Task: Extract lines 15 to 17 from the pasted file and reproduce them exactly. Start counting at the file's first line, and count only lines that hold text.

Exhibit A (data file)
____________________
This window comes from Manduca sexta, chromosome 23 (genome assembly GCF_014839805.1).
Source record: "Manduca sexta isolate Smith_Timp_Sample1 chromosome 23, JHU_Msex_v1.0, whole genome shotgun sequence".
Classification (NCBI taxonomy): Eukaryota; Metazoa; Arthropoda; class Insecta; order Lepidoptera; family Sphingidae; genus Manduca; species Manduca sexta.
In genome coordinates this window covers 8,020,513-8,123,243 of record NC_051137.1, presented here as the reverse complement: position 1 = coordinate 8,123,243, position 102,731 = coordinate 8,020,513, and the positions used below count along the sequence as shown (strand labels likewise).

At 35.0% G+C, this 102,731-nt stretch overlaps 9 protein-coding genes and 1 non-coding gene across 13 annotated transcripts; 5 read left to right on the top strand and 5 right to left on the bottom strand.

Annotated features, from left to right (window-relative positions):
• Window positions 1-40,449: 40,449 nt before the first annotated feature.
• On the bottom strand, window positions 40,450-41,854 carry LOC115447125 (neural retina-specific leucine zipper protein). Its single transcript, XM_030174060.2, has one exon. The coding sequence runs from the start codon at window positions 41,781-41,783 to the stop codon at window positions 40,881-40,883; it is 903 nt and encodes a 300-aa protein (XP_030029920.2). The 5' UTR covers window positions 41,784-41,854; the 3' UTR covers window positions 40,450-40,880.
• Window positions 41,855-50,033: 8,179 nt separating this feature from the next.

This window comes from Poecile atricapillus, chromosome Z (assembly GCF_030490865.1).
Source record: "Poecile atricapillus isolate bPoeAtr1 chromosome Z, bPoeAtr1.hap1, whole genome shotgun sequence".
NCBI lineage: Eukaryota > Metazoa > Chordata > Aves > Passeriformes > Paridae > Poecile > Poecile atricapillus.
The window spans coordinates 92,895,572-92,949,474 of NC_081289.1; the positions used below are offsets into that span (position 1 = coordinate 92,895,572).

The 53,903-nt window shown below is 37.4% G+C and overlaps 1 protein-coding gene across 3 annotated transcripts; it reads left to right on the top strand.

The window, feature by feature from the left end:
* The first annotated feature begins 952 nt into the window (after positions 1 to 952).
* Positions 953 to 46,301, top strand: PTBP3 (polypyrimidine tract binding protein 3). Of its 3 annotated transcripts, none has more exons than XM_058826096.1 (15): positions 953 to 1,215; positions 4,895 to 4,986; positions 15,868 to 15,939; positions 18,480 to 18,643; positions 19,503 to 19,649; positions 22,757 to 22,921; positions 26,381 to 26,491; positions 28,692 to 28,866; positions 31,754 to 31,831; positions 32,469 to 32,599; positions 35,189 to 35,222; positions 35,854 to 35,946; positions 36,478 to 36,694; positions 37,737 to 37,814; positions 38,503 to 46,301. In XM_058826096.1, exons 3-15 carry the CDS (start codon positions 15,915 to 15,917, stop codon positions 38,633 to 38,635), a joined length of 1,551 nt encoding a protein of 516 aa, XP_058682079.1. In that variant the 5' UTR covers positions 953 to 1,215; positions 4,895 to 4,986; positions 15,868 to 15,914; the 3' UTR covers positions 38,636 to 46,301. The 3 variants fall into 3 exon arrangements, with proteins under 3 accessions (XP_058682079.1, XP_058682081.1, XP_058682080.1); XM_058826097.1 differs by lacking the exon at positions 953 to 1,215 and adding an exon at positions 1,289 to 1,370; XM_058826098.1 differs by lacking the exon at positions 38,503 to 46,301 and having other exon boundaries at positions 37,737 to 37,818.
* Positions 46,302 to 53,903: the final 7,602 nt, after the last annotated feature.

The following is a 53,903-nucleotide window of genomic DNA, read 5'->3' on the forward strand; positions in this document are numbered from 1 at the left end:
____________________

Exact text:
The window, feature by feature from the left end:
* The first annotated feature begins 952 nt into the window (after positions 1 to 952).
* Positions 953 to 46,301, top strand: PTBP3 (polypyrimidine tract binding protein 3). Of its 3 annotated transcripts, none has more exons than XM_058826096.1 (15): positions 953 to 1,215; positions 4,895 to 4,986; positions 15,868 to 15,939; positions 18,480 to 18,643; positions 19,503 to 19,649; positions 22,757 to 22,921; positions 26,381 to 26,491; positions 28,692 to 28,866; positions 31,754 to 31,831; positions 32,469 to 32,599; positions 35,189 to 35,222; positions 35,854 to 35,946; positions 36,478 to 36,694; positions 37,737 to 37,814; positions 38,503 to 46,301. In XM_058826096.1, exons 3-15 carry the CDS (start codon positions 15,915 to 15,917, stop codon positions 38,633 to 38,635), a joined length of 1,551 nt encoding a protein of 516 aa, XP_058682079.1. In that variant the 5' UTR covers positions 953 to 1,215; positions 4,895 to 4,986; positions 15,868 to 15,914; the 3' UTR covers positions 38,636 to 46,301. The 3 variants fall into 3 exon arrangements, with proteins under 3 accessions (XP_058682079.1, XP_058682081.1, XP_058682080.1); XM_058826097.1 differs by lacking the exon at positions 953 to 1,215 and adding an exon at positions 1,289 to 1,370; XM_058826098.1 differs by lacking the exon at positions 38,503 to 46,301 and having other exon boundaries at positions 37,737 to 37,818.